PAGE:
Korea Day 1

I’ve decided to keep a diary of my trip to Korea.  Firstly, RMIT want us to share photos, videos and blogs with them and other students.  Secondly, it’s a pretty amazing opportunity and I’d like to remember it in more detail.  Lastly, it seems like a good way to stay in touch with family and friends.

So background context –  I’ve been studying part time for 4 years, and I was going to be finishing 2015 with 2 subjects to finish before graduating (one elective and one core subject).  Then, like serendipity, I got an email listing a number of subjects available to study overseas for students with good grades, which would include partial funding (the courses, accommodation and sightseeing would be included for a few students).  In the list of subjects, was my final core subject.  So with barely any hesitation, I applied and got accepted.

Leaving my husband for a month is a pretty big deal, so I convinced him to have a week’s holiday with me in Seoul beforehand… so here we are.

We didn’t know much about the hotel before we booked it, except that it kind of looks like an art installation.  Small House, Big Door (SHBD) has rooms that are stark white and minimalist in design.  There’s not too much to say about the room, but the great thing about this place is the benefits it offers that even some of the best hotels in Seoul don’t have.

  1. Airconditioning – unfortunately, decent airconditioning isn’t guaranteed in Korea, and guests at even the 5 star hotels have regularly complained on Trip Advisor that their hotels don’t turn it on.  Thankfully we have our own aircon at SHBD that we can tweak as we like.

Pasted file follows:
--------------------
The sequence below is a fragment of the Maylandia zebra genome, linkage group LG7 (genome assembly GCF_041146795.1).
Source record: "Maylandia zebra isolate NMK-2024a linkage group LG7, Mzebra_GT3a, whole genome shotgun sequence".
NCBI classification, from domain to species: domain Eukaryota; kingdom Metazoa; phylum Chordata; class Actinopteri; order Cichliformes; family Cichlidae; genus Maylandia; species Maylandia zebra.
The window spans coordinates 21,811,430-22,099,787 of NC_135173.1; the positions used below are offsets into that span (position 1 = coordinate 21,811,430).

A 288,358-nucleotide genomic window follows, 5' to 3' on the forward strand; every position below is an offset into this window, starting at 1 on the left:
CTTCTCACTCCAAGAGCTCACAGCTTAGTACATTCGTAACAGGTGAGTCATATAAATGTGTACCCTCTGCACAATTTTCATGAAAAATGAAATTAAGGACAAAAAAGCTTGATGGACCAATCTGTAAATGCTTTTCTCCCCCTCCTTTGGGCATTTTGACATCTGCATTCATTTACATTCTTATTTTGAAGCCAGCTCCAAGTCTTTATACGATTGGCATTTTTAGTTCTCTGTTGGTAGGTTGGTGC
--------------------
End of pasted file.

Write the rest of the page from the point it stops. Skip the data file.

2. English speaking people at reception – lots of the complaints for the best hotels have mentioned that majority of people at reception can’t speak English.  And from what I’ve seen around Seoul in general, there really aren’t that many people around who are fluent in English.  However, the staff at SHBD so far have been fantastic.
  3. The Location – we really didn’t know much about Myeongdong before we came here, but it seems like it’s packed full of shops and great places to eat.  SHBD is also extremely close (2 mins walk) from a train station, so it’s extremely convenient.
  4. No extra charge for early check in – Travellers to Korea have made it clear that if you expect to check into your room early, you’ll get charged for half a day extra.  SHBD did not do that.  We arrived crazy early, 9am compared to the 2pm check in time, and desperately needed to crash.  They gave us the room immediately with no fuss.  Thank you thank you thank you.  After 14+ hours travelling, a shower and bed was worth more than any money but the lack of hassle was priceless
  5. Food and coffee – SHBD have a cute little bistro downstairs where they serve some great coffee (all flavours can be turned into iced varieties – the iced green latte was amazing), plus they have free pumpkin porridge in the mornings that I’m keen to try, and they gave us a package of cute homemade gingerbread men when we arrived.  People say the way to a man’s heart is through his tummy.  Wrong.  The way to everyone’s heart is through their tummy’s and they’ve won mine.

Day 1

Highlights: Checking in, exploring Myeongdong and a food tour.

Day 1 got off to a great start.  We navigated the public transport – caught a train from the airport, changed once, and made it to SHBD.  We partially got caught in peak hour and found that locals are really polite, quiet and very occupied with their electronics.  Not unlike home, however with our large luggage and lack of familiarity, when we got in people’s way there was no annoyance or frustration.  People simply carried on.  In Melbourne I would expect a few annoyed looks, but there were none.

If Parisians are on one end of the scale of how foreigners are treated, South Koreans are on the opposite end.

We arrived early to SHBD and just kind of turned into zombies in the room.  Shower, clean clothes, bed.  At about midday we decided it was time to eat and explore.

We started off with a coffee from downstairs to unzombify (cinnamon cappuccinos – delicious) and then spoke to the front counter for advice.  The lady at the front desk (who had checked us in earlier) was really lovely.  She gave us great directions to the nearest telephone shop, made sure we went there instead of just a reseller/booth.